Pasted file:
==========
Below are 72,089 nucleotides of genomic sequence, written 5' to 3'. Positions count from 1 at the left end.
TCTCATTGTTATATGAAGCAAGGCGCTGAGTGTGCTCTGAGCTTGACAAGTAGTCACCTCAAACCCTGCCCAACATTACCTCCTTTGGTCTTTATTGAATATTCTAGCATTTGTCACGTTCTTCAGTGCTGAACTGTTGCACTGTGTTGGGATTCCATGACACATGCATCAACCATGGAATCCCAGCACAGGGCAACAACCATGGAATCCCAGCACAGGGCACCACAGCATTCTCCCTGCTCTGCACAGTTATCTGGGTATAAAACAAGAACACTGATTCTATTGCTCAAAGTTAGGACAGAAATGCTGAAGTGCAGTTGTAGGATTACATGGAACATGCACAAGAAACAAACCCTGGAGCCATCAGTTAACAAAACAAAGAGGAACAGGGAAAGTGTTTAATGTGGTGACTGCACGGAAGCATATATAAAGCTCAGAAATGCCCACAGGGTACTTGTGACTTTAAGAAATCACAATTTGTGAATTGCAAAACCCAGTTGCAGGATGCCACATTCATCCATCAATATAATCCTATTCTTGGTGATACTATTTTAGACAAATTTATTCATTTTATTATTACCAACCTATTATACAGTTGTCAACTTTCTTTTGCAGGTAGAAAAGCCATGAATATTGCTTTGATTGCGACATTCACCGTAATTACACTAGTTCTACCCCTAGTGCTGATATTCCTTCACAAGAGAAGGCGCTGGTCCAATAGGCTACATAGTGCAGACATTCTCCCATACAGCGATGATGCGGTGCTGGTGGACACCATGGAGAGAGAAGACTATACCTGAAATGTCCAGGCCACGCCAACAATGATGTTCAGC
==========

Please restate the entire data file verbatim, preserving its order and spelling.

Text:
Below are 72,089 nucleotides of genomic sequence, written 5' to 3'. Positions count from 1 at the left end.
TCTCATTGTTATATGAAGCAAGGCGCTGAGTGTGCTCTGAGCTTGACAAGTAGTCACCTCAAACCCTGCCCAACATTACCTCCTTTGGTCTTTATTGAATATTCTAGCATTTGTCACGTTCTTCAGTGCTGAACTGTTGCACTGTGTTGGGATTCCATGACACATGCATCAACCATGGAATCCCAGCACAGGGCAACAACCATGGAATCCCAGCACAGGGCACCACAGCATTCTCCCTGCTCTGCACAGTTATCTGGGTATAAAACAAGAACACTGATTCTATTGCTCAAAGTTAGGACAGAAATGCTGAAGTGCAGTTGTAGGATTACATGGAACATGCACAAGAAACAAACCCTGGAGCCATCAGTTAACAAAACAAAGAGGAACAGGGAAAGTGTTTAATGTGGTGACTGCACGGAAGCATATATAAAGCTCAGAAATGCCCACAGGGTACTTGTGACTTTAAGAAATCACAATTTGTGAATTGCAAAACCCAGTTGCAGGATGCCACATTCATCCATCAATATAATCCTATTCTTGGTGATACTATTTTAGACAAATTTATTCATTTTATTATTACCAACCTATTATACAGTTGTCAACTTTCTTTTGCAGGTAGAAAAGCCATGAATATTGCTTTGATTGCGACATTCACCGTAATTACACTAGTTCTACCCCTAGTGCTGATATTCCTTCACAAGAGAAGGCGCTGGTCCAATAGGCTACATAGTGCAGACATTCTCCCATACAGCGATGATGCGGTGCTGGTGGACACCATGGAGAGAGAAGACTATACCTGAAATGTCCAGGCCACGCCAACAATGATGTTCAGC